Tahoe kids are known for being pretty hardcore. As an avid kayaker, Chloe Tippett has savored more action and adventure than most people, navigating world-class whitewater such as the Grand Canyon by herself. Even more remarkable, she’s a mere 13 years old.

“I started going on the river at 3 with my parents because they [raft] guided,” Chloe recently told Moonshine Ink. “I started kayaking when I was 6. Then when I was 10, I really got into it. I got my roll and just started going everywhere to kayak.”

She “got her roll” meaning she learned how to roll her kayak upright from an upside-down position, something that apparently came naturally for Chloe but was perfected through many hours dedicated to practicing rolling her boat in the Truckee-Donner Recreation and Park District Community Swimming Pool. She would often go to the pool’s open roll sessions and “do like a hundred rolls a night,” said her dad, Aaron Tippett.

“She’s always had something that you only very rarely see and that’s a comfort level upside down while staying in the boat. She can just stay there and be comfortable there and then try to figure out which side to get to and then come up and roll up,” Aaron told Moonshine. “Most people don’t have that naturally. Most people, when they roll over, they panic … they don’t know where they are. They panic. Chloe never had that fear.”

Aside from a natural connection to the water, her comfort level comes from exposure at an early age. In fact, Chloe was only a year old the first time she got into a flat-water kayak.

“Even if she’s not in her kayak, when she’s just swimming, she’s just always in water,” Aaron said.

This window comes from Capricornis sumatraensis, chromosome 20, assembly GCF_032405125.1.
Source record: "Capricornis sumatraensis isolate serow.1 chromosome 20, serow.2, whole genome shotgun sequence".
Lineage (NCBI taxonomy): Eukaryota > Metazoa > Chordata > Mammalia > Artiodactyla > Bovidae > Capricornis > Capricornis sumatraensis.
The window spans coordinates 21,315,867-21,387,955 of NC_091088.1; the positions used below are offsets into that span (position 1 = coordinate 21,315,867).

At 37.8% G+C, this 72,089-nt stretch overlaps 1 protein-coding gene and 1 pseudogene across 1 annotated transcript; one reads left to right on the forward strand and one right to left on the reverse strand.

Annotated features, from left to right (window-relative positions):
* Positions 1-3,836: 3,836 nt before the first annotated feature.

To date, kayaking has taken Chloe on aquatic adventures throughout California, to other states like Texas and Oklahoma, and to countries like Canada and Chile. Last October, her family bought a tiny house in Coloma, where they spend most of the summer, affording her the ability to get out on the American River pretty much every single day. Just this past winter, she kayaked Chile’s Futaleufú River — one of the top whitewater destinations in the world — through the guidance of Bio Bio Expeditions, owned by Truckee locals Marc Goddard and Laurence Alvarez-Roos. Marc just so happens to be the father of Chloe’s kayaking buddy and Creekside Charter School classmate Quinn Goddard.

Bio Bio specializes in bringing adventure seekers to some of the most remote areas of the world, including the Patagonia region shared by Chile and Argentina through which flows the Futaleufú. Aside from some amazing whitewater experiences, the trip was even more memorable for Chloe because she got to hang with Nouria Newman, a French athlete who is arguably the best female kayaker in the world.

A friend who’d arrived in Chile before Aaron and Chloe had told Nouria that Chloe, who is also of French descent and fluent in the language, was coming in the next day. A mere hour after Chloe arrived at camp, Nouria had her out on the river.